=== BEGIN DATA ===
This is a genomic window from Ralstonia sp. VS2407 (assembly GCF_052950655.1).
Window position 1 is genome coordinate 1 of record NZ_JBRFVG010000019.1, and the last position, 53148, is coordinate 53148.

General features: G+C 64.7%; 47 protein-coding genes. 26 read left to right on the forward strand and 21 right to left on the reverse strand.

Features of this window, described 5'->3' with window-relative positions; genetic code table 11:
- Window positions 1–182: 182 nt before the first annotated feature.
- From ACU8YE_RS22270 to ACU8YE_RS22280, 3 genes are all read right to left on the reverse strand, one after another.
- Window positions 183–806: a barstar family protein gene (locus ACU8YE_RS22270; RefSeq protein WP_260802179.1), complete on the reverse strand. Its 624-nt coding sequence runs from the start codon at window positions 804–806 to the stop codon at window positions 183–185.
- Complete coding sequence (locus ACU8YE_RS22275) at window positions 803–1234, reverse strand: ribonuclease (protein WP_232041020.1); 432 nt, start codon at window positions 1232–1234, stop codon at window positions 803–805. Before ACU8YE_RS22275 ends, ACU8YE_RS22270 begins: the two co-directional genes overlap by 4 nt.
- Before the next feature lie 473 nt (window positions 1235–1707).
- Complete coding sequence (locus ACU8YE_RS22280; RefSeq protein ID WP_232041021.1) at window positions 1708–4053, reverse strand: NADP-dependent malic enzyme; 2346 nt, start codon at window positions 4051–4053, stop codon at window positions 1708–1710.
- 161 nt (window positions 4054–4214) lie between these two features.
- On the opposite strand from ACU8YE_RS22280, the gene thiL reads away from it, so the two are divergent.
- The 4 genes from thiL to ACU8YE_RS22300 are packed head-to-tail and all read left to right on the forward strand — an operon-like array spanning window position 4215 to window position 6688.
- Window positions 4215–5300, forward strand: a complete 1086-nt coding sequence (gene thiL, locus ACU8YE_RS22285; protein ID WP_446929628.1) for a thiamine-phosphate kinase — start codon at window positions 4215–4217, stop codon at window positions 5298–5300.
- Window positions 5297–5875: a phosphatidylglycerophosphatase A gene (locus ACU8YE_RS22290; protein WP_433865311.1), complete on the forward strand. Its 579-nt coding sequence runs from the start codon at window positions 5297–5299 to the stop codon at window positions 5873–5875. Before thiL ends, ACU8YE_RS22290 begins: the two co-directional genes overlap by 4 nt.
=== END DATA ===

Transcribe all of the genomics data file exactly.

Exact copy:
This is a genomic window from Ralstonia sp. VS2407 (assembly GCF_052950655.1).
Window position 1 is genome coordinate 1 of record NZ_JBRFVG010000019.1, and the last position, 53148, is coordinate 53148.

General features: G+C 64.7%; 47 protein-coding genes. 26 read left to right on the forward strand and 21 right to left on the reverse strand.

Features of this window, described 5'->3' with window-relative positions; genetic code table 11:
- Window positions 1–182: 182 nt before the first annotated feature.
- From ACU8YE_RS22270 to ACU8YE_RS22280, 3 genes are all read right to left on the reverse strand, one after another.
- Window positions 183–806: a barstar family protein gene (locus ACU8YE_RS22270; RefSeq protein WP_260802179.1), complete on the reverse strand. Its 624-nt coding sequence runs from the start codon at window positions 804–806 to the stop codon at window positions 183–185.
- Complete coding sequence (locus ACU8YE_RS22275) at window positions 803–1234, reverse strand: ribonuclease (protein WP_232041020.1); 432 nt, start codon at window positions 1232–1234, stop codon at window positions 803–805. Before ACU8YE_RS22275 ends, ACU8YE_RS22270 begins: the two co-directional genes overlap by 4 nt.
- Before the next feature lie 473 nt (window positions 1235–1707).
- Complete coding sequence (locus ACU8YE_RS22280; RefSeq protein ID WP_232041021.1) at window positions 1708–4053, reverse strand: NADP-dependent malic enzyme; 2346 nt, start codon at window positions 4051–4053, stop codon at window positions 1708–1710.
- 161 nt (window positions 4054–4214) lie between these two features.
- On the opposite strand from ACU8YE_RS22280, the gene thiL reads away from it, so the two are divergent.
- The 4 genes from thiL to ACU8YE_RS22300 are packed head-to-tail and all read left to right on the forward strand — an operon-like array spanning window position 4215 to window position 6688.
- Window positions 4215–5300, forward strand: a complete 1086-nt coding sequence (gene thiL, locus ACU8YE_RS22285; protein ID WP_446929628.1) for a thiamine-phosphate kinase — start codon at window positions 4215–4217, stop codon at window positions 5298–5300.
- Window positions 5297–5875: a phosphatidylglycerophosphatase A gene (locus ACU8YE_RS22290; protein WP_433865311.1), complete on the forward strand. Its 579-nt coding sequence runs from the start codon at window positions 5297–5299 to the stop codon at window positions 5873–5875. Before thiL ends, ACU8YE_RS22290 begins: the two co-directional genes overlap by 4 nt.